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Forming a united front against destabilizing forces in the Middle East

Unlike the 2015 Iran nuclear deal, this time around Israel will no longer be standing alone—its new friends in the Gulf will stand with it.

The Middle East as seen from 250 miles above in this April 14, 2016 photo from the International Space Station. Countries seen, from left, along the Mediterranean coast include Egypt, Gaza, Saudi Arabia, Israel, Lebanon, Syria and Turkey. Credit: NASA via Wikimedia Commons.
The Middle East as seen from 250 miles above in this April 14, 2016 photo from the International Space Station. Countries seen, from left, along the Mediterranean coast include Egypt, Gaza, Saudi Arabia, Israel, Lebanon, Syria and Turkey. Credit: NASA via Wikimedia Commons.
Yoav Limor
Yoav Limor
Yoav Limor is a veteran Israeli journalist and columnist for Israel Hayom.

The Middle East continues to produce headlines at a hectic pace, and Sunday was no exception. On the one hand, Iran announced it had resumed enriching uranium to 20 percent purity at its Fordow nuclear facility, and on the other, the Americans helped achieve a breakthrough between Saudi Arabia and Qatar that is likely to end the three-year Gulf crisis.

That crisis was sparked in 2017 when Saudi Arabia, the United Arab Emirates, Bahrain and Egypt severed diplomatic relations with Qatar over its ties with Iran, the world’s top state sponsor of terrorism. They were later joined by Jordan and supported by the Maldives, Mauritania, Senegal, Djibouti, Comoros, Yemen and the Tobruk-based government in Libya.

In all likelihood, the deal between Riyadh and Doha will be the last one brokered by the Trump administration, and while it will end the animosity between the two it will also—and more importantly—allow the moderate Gulf states to present a united front against destabilizing forces in the Middle East.

The price of the deal—in aid funds or arms sales—will surely surface in the coming days and weeks, but its advantages are already clear: Qatar is a key player in the Muslim Brotherhood axis, something that has been at the heart of its dispute with its neighbors, and as such now stands to be a major moderating factor vis-à-vis Turkey and Hamas.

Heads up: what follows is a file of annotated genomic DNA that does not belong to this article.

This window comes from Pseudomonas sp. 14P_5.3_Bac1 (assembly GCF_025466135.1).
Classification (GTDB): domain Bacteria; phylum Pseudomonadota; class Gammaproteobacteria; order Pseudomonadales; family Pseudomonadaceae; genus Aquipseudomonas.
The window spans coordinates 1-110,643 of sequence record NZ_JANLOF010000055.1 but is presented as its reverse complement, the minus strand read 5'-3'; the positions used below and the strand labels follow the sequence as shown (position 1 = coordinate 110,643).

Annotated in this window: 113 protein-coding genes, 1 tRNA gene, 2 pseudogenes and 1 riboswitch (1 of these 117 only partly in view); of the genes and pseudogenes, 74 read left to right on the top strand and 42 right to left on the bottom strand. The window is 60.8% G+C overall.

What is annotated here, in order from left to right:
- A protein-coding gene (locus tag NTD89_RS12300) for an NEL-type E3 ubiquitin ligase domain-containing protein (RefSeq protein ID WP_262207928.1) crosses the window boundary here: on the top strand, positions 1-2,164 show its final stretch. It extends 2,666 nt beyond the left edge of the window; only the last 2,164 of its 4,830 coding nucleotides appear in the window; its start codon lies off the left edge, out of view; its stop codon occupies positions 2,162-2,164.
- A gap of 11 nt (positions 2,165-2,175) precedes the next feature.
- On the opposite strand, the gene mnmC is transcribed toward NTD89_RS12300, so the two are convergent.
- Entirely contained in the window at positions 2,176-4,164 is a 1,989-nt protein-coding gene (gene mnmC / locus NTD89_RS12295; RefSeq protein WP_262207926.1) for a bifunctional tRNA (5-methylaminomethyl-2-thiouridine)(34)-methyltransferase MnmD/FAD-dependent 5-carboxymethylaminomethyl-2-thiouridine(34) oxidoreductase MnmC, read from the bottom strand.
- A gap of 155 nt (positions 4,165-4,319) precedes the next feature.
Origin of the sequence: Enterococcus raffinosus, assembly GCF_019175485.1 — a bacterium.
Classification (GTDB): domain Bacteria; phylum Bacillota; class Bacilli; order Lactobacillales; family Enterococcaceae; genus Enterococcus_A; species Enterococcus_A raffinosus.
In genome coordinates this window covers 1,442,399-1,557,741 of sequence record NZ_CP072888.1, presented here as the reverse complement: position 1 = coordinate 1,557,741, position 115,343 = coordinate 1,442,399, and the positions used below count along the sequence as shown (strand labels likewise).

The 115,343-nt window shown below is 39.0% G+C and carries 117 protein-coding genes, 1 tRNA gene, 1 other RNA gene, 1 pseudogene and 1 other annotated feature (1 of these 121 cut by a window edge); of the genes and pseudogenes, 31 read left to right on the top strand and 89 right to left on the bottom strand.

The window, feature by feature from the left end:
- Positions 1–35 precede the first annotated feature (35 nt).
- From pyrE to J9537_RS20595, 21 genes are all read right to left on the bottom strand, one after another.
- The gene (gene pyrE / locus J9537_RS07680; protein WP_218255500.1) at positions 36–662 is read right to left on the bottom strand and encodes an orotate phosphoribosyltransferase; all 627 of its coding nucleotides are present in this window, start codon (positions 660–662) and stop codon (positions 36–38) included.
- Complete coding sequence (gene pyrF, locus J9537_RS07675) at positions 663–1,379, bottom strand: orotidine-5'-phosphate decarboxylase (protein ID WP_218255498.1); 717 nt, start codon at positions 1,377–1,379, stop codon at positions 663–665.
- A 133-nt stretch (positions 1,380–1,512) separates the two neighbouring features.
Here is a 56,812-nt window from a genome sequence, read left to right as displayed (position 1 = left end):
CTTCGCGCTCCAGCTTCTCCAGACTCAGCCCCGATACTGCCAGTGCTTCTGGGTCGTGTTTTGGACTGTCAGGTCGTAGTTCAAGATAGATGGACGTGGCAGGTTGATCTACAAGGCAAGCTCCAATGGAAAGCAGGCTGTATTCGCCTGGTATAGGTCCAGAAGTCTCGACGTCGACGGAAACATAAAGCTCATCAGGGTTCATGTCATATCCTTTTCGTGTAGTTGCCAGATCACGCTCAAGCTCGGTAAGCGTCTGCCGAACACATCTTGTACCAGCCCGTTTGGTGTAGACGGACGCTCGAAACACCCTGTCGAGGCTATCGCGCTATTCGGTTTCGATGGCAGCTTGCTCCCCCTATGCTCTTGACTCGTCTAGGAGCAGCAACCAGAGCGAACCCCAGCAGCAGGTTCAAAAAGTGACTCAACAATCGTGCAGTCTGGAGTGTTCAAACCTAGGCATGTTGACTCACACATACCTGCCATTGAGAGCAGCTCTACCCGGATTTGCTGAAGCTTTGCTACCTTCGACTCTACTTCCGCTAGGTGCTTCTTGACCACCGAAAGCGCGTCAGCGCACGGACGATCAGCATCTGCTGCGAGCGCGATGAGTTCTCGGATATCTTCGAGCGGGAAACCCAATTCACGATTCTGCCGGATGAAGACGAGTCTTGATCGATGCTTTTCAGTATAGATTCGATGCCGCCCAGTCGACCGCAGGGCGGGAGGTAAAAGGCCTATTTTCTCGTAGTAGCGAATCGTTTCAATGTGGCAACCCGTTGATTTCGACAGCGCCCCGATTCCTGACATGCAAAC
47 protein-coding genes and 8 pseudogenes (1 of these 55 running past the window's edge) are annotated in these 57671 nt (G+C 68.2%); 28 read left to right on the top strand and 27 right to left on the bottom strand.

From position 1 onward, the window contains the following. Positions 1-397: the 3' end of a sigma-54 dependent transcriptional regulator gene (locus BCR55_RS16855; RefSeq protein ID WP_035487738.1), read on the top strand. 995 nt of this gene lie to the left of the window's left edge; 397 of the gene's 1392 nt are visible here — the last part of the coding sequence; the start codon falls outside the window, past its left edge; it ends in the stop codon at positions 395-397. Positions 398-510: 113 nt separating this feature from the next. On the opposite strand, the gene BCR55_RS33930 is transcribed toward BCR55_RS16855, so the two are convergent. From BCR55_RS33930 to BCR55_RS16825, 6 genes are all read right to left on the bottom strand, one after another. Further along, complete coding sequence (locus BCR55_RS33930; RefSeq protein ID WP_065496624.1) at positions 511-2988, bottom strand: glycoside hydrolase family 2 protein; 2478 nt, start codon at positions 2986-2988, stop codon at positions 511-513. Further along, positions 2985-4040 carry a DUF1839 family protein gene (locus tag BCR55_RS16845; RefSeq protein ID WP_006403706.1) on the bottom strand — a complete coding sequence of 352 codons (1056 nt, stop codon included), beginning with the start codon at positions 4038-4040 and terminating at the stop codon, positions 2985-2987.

Qatar is not short on reasons to pursue rapprochement with Saudi Arabia, as on top of the obvious diplomatic and economic benefits doing so would also grant it the peace of mind to focus on something it holds dear—hosting the 2022 FIFA World Cup. Doha wants to arrive at the games a winner—not a sheikdom mired in a myriad of regional conflicts.

The end of the Gulf crisis also holds opportunity for Israel. Having inked peace deals with the United Arab Emirates, Bahrain, Sudan and Morocco, there is no reason why Jerusalem and Doha cannot do the same.

Israel operated a bureau in Doha in the past, which was manned by Foreign Ministry officials. The Mossad intelligence agency also has extensive ties in Qatar—and in fact, had it not been for its conflict with Saudi Arabia, Doah would have probably already boarded the peace train.

Rapprochement with Qatar will also advance peace deals with other Gulf states, chief among them Saudi Arabia. Israel still believes that the Saudis would prefer to wait for the incoming Biden administration; with only 15 days remaining to it, it is hard to believe the Trump administration could announce an Israeli-Saudi accord.

This tight window of opportunity is one Iran is also watching, especially given Monday’s announcement about Fordow, which constitutes the Islamic Republic’s most significant violation to date of the 2015 nuclear deal.

Iran’s move may shorten its path to a bomb, but it is still a long way from having a nuclear weapon. It is likely that Iran is not seeking to make a mad nuclear dash at this point, but rather to accumulate assets ahead of the new nuclear negotiations with the Biden administration.

This is, in fact, a classic “somebody stop me” warning to Washington, signaling that progress better be made if the international community hopes to slow Iran’s nuclear pursuits.

Iran will gladly relinquish enriching uranium to 20 percent in favor of a nuclear pact that would lift the crippling economic sanctions off the Islamic Republic.

Tehran has likely been waiting with this move to make sure Trump was in his last days in office and will not be able to mount a military response.

This is exactly the Iranian weakness that Israel needs to exploit: We need to make it clear to the Biden administration that Iran is violating every understanding and every agreement, and playing not just with fire but with weapons of mass destruction.

Israel must also have an available and reliable military option, and make it clear to the Americans that it is ready to use it. Unlike the 2015 agreement, this time Israel will not really stand alone—its new friends in the Gulf will stand by it. In this respect, the agreement with Qatar is excellent news for the “good guys,” but a little less good for Tehran.

Yoav Limor is a veteran Israeli journalist and columnist for Israel Hayom.

This article first appeared in Israel Hayom.

The opinions and facts presented in this article are those of the author, and neither JNS nor its partners assume any responsibility for them.
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